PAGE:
Men with negative MRI after negative biopsy do not harbour prostate cancer
A negative magnetic resonance imaging (MRI) following an initial negative MRI-guided biopsy is unlikely to lead to clinically significant prostate cancer and repeat biopsy, suggests a study. However, repeat MRI-guided biopsy is needed when lesions are seen on follow-up MRI.
A total of 2,716 men were identified, of whom 733 had a negative initial MRI-guided biopsy. Of these, 73 underwent follow-up MRI-guided biopsy. Participants had a median age of 64 years (interquartile range [IQR], 59–67) and prostate-specific antigen density of 0.12 ng/ml/cc (IQR, 0.08–0.17). Baseline Prostate Imaging Reporting and Data System (PI-RADS) score was ≥3 in 74 percent of men.
Seventeen of 73 participants (23 percent) were diagnosed with clinically significant prostate cancer at follow-up MRI-guided biopsy (median, 2.4 years; IQR, 1.3–3.6). Clinically significant prostate cancer was also found in 17 of 53 men (32 percent) when follow-up MRI showed a lesion (PI-RADS ≥3). However, cancer was not detected (0/10; p<0.01) when follow-up MRI was negative (PI-RADS <3).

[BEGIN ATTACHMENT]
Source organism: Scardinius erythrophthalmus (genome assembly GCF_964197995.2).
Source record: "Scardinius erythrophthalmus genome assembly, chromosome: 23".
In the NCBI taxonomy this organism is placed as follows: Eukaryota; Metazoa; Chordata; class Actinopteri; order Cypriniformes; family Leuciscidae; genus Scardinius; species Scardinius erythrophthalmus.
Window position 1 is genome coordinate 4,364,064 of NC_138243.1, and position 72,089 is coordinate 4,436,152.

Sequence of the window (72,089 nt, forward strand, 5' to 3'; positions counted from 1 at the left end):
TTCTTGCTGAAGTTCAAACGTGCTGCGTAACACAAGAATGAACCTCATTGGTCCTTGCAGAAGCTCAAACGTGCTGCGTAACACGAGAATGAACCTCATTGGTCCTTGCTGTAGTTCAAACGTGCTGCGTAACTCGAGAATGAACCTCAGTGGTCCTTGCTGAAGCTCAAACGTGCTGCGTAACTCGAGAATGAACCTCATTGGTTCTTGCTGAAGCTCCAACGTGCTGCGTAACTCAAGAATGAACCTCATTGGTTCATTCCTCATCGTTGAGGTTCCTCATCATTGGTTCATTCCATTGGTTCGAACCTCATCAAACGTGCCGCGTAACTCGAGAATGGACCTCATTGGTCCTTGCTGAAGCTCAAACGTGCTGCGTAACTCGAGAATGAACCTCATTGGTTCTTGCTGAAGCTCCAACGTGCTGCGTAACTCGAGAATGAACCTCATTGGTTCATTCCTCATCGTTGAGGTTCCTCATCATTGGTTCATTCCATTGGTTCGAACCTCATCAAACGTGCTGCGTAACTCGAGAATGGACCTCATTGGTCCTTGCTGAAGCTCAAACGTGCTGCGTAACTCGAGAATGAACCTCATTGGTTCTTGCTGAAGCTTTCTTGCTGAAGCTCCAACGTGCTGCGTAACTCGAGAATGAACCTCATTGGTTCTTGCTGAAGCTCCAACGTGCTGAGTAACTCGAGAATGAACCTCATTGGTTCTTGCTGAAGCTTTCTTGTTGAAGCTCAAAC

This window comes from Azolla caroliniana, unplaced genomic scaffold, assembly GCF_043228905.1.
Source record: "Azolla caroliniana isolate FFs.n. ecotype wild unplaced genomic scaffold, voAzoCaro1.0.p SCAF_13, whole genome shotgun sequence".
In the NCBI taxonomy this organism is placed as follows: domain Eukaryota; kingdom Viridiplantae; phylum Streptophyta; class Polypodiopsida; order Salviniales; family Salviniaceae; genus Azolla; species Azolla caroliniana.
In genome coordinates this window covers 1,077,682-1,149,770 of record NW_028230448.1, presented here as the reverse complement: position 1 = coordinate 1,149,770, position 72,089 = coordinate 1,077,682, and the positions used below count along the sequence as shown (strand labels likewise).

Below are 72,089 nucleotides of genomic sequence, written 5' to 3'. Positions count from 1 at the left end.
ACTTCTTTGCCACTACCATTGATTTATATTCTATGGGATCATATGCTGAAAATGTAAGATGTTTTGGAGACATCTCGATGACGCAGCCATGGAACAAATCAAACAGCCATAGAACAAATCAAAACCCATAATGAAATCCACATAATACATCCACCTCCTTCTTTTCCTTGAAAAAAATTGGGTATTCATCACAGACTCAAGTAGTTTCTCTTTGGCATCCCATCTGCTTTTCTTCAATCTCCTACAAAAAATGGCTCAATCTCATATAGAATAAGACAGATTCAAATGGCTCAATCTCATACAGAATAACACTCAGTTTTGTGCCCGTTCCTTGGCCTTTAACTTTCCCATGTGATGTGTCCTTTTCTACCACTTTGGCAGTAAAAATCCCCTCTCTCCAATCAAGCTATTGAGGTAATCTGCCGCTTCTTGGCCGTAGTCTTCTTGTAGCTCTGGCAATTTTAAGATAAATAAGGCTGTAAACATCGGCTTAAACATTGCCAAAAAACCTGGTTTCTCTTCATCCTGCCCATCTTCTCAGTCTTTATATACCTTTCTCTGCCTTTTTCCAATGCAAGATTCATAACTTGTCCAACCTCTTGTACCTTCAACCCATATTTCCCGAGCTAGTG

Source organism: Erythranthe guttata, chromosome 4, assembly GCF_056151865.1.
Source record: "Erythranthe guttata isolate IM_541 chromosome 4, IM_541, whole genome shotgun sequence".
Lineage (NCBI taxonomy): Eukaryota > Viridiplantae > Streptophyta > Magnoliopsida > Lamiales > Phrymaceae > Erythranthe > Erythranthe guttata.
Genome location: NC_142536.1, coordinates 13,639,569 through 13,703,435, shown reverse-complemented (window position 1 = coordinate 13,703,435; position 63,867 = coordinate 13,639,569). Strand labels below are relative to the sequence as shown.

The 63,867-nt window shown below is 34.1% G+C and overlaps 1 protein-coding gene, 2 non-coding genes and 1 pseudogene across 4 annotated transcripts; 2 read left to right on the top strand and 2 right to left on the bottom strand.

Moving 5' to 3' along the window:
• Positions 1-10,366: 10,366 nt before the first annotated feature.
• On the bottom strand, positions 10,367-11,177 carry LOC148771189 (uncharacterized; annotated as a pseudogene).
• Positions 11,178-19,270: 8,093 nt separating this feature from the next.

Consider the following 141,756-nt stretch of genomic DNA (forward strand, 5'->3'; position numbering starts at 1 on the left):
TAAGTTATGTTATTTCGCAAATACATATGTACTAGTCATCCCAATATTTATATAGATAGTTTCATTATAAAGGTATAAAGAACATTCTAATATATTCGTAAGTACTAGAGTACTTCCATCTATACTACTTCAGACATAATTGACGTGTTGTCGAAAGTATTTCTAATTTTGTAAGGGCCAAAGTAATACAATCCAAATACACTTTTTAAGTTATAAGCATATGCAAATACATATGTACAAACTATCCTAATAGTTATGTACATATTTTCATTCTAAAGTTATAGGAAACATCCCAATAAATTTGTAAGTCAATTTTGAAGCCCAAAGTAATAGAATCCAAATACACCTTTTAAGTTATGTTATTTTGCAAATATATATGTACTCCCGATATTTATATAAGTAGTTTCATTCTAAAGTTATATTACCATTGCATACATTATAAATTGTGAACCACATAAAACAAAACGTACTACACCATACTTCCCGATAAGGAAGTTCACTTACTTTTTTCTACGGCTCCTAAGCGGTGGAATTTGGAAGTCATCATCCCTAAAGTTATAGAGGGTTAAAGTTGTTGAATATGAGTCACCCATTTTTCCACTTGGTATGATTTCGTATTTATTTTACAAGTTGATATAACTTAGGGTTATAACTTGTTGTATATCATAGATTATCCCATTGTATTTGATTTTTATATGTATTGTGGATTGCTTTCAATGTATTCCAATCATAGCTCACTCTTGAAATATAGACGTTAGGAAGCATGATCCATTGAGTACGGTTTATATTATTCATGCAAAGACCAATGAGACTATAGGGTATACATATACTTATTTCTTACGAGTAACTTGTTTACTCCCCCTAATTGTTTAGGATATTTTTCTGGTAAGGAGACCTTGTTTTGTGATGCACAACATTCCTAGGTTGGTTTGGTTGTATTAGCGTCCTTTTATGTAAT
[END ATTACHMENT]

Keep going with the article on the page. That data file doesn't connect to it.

Notably, more than half (54 percent) of men with PI-RADS 5 at follow-up MRI-guided biopsy were diagnosed with clinically significant prostate cancer.
This study included all men with a negative initial MRI-guided biopsy who underwent at least one more MRI-guided biopsy due to continued suspicion of clinically significant prostate cancer between September 2009 and July 2019. Biopsies were MRI-ultrasound fusion with targeted and systematic cores. The investigators targeted regions of interest from initial MRI and other new regions of interest at follow-up MRI-guided biopsy.
“MRI-guided biopsy which reveals no cancer may impart reassurance beyond that offered by ultrasound-guided biopsy. However, follow-up of men after a negative magnetic resonance imaging guided biopsy has been mostly by prostate-specific antigen testing and reports of follow-up tissue confirmation are few,” the investigators noted.